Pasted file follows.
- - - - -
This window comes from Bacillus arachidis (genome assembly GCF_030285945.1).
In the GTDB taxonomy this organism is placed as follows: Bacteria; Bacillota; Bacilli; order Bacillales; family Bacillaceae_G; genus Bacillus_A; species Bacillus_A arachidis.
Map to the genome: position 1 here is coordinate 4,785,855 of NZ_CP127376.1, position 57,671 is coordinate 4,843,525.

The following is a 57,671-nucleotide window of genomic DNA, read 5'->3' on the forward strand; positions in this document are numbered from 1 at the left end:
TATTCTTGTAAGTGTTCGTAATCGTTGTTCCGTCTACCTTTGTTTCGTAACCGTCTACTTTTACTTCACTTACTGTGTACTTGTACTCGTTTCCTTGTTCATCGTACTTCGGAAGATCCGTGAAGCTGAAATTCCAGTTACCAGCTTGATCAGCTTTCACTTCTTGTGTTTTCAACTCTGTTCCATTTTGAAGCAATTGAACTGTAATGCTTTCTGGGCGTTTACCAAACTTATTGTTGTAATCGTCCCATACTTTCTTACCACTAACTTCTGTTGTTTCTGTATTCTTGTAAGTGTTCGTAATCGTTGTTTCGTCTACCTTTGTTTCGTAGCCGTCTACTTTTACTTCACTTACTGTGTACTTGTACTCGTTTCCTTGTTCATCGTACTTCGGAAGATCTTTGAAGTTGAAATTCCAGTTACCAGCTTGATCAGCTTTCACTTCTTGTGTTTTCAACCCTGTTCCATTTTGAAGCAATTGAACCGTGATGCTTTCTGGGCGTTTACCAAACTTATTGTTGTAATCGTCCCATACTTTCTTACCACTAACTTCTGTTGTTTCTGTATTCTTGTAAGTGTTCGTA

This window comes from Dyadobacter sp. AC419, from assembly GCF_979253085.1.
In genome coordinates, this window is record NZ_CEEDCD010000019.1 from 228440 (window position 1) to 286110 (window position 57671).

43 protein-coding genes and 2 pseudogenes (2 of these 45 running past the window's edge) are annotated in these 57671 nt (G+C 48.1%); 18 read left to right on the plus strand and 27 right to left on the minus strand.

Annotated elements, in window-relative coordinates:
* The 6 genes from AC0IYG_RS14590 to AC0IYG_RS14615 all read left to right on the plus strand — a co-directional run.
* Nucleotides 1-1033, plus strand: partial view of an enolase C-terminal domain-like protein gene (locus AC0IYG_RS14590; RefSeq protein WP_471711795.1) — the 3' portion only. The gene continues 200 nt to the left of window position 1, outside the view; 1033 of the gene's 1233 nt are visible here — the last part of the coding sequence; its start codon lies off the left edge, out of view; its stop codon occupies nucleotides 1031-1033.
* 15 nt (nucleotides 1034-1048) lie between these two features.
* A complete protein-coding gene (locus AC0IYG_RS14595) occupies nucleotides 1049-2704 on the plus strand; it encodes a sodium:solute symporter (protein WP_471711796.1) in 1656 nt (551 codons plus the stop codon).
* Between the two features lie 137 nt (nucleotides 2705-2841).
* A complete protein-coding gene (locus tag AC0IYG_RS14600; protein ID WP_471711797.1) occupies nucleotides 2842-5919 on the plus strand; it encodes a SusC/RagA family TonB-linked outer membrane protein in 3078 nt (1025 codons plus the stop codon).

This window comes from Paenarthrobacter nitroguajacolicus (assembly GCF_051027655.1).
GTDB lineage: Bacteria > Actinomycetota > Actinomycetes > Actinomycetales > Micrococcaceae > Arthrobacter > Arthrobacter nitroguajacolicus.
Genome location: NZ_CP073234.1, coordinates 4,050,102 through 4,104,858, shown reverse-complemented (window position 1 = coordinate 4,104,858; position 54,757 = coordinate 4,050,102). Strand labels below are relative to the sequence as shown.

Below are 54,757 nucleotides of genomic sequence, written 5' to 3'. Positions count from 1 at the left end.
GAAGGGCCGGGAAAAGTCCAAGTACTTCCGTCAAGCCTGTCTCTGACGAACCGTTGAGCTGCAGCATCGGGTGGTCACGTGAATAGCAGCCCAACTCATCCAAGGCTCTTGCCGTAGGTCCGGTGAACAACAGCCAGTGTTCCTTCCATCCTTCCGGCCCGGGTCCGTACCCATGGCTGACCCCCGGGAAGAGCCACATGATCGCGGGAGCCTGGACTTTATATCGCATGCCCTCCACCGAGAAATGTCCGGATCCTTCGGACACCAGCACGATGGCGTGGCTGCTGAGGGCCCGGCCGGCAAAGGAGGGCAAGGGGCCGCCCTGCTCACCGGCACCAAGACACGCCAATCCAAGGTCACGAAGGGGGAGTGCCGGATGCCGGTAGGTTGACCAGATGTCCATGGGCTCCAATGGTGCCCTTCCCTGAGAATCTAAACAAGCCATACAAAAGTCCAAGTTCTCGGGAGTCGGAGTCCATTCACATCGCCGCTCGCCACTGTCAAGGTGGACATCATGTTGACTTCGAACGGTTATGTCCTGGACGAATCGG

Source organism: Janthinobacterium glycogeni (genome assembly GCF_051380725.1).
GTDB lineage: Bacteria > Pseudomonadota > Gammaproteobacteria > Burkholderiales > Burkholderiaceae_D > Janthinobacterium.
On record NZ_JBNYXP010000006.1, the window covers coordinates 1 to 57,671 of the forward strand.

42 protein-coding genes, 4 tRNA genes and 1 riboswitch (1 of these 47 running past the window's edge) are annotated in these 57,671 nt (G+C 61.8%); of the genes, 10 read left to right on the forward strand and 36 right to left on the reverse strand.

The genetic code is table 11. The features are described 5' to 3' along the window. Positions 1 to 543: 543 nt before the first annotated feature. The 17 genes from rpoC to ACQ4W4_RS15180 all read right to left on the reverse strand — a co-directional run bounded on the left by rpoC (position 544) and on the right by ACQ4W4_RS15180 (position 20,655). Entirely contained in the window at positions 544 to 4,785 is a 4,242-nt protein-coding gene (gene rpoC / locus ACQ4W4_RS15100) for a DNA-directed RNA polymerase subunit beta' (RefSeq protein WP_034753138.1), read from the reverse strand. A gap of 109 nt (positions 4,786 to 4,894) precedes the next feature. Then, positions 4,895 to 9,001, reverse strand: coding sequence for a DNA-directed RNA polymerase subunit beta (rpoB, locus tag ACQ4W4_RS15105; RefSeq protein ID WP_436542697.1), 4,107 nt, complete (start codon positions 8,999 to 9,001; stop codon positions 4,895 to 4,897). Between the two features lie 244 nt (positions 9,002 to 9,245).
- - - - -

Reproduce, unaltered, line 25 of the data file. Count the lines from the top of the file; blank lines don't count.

The genetic code is table 11. The features are described 5' to 3' along the window. Positions 1 to 543: 543 nt before the first annotated feature. The 17 genes from rpoC to ACQ4W4_RS15180 all read right to left on the reverse strand — a co-directional run bounded on the left by rpoC (position 544) and on the right by ACQ4W4_RS15180 (position 20,655). Entirely contained in the window at positions 544 to 4,785 is a 4,242-nt protein-coding gene (gene rpoC / locus ACQ4W4_RS15100) for a DNA-directed RNA polymerase subunit beta' (RefSeq protein WP_034753138.1), read from the reverse strand. A gap of 109 nt (positions 4,786 to 4,894) precedes the next feature. Then, positions 4,895 to 9,001, reverse strand: coding sequence for a DNA-directed RNA polymerase subunit beta (rpoB, locus tag ACQ4W4_RS15105; RefSeq protein ID WP_436542697.1), 4,107 nt, complete (start codon positions 8,999 to 9,001; stop codon positions 4,895 to 4,897). Between the two features lie 244 nt (positions 9,002 to 9,245).